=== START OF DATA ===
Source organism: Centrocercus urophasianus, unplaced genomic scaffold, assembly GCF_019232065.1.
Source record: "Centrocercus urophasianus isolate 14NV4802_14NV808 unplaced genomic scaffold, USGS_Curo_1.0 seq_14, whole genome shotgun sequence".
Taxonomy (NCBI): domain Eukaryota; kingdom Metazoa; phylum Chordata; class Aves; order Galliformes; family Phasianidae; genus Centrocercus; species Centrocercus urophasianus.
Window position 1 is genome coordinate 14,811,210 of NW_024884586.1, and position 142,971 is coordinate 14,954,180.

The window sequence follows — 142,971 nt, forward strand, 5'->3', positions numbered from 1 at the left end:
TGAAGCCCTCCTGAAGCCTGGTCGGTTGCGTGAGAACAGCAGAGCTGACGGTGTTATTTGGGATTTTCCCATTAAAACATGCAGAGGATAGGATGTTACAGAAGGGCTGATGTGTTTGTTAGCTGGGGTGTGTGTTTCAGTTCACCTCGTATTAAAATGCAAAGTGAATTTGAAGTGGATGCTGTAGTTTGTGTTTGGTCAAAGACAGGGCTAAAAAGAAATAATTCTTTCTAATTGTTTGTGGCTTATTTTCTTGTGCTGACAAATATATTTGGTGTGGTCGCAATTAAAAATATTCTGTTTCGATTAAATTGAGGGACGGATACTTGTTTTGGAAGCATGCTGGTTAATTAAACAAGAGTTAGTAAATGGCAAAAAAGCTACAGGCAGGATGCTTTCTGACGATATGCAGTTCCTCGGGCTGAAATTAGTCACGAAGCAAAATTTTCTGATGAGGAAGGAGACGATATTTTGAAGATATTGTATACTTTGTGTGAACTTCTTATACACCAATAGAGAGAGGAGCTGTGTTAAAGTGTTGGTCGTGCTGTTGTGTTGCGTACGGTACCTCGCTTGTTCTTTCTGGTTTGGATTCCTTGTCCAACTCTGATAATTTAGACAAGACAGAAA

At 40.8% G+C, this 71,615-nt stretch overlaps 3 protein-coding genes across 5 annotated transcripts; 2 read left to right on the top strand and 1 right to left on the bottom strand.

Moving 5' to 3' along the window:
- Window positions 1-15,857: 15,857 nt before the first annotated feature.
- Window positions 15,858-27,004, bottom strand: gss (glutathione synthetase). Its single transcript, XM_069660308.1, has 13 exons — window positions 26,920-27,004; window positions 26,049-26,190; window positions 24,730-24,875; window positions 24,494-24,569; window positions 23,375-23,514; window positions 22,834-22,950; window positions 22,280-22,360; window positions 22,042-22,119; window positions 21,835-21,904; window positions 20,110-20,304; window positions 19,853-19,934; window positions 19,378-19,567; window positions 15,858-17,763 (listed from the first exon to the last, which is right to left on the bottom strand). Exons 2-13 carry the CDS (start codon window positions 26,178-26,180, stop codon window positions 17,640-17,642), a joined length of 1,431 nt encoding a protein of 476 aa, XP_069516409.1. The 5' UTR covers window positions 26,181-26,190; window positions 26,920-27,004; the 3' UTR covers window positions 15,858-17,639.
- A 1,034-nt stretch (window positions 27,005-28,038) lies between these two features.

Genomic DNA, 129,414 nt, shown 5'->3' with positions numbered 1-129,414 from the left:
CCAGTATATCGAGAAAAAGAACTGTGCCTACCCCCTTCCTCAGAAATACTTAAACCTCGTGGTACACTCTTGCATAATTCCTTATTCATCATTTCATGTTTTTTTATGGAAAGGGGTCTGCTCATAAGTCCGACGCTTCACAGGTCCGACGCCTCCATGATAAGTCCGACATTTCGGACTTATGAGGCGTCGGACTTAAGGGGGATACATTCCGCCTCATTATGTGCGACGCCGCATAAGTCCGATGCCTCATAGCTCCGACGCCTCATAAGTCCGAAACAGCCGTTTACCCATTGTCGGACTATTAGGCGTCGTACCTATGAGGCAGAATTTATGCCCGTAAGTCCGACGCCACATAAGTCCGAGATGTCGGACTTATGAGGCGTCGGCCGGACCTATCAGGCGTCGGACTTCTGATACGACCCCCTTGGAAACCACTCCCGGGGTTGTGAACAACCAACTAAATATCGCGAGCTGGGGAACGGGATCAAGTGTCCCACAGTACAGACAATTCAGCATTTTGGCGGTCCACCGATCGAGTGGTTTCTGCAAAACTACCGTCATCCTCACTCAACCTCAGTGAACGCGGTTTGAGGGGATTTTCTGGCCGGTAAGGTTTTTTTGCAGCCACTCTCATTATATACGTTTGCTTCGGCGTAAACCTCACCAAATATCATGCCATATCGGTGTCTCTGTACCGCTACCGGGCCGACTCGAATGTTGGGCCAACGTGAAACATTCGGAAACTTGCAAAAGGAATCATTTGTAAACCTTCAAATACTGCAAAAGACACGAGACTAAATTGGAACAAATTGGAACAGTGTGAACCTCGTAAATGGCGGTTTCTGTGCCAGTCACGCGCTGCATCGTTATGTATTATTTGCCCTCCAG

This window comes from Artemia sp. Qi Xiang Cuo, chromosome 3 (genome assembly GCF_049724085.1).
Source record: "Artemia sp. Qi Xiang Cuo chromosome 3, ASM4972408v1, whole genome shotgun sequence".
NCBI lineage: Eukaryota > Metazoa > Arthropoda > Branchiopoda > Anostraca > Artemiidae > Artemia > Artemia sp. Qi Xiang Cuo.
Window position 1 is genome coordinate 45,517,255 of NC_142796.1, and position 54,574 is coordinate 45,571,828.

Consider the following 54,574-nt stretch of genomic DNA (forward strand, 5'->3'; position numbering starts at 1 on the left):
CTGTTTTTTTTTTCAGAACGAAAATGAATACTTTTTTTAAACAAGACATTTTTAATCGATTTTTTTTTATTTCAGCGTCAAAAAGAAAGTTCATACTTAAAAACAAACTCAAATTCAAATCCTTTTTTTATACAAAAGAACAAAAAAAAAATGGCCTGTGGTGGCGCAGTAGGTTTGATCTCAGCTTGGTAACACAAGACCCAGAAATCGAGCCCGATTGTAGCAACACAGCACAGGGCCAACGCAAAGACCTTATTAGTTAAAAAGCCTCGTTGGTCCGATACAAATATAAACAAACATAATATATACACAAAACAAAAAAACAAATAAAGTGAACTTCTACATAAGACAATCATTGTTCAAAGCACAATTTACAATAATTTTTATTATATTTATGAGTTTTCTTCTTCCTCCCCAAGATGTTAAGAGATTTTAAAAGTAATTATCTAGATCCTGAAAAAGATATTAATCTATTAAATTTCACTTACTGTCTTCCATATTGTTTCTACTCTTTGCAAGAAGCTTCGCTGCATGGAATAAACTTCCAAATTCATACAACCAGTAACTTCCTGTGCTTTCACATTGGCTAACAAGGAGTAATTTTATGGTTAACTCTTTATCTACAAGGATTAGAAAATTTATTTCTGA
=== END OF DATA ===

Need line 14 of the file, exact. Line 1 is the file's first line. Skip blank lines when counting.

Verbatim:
This window comes from Artemia sp. Qi Xiang Cuo, chromosome 3 (genome assembly GCF_049724085.1).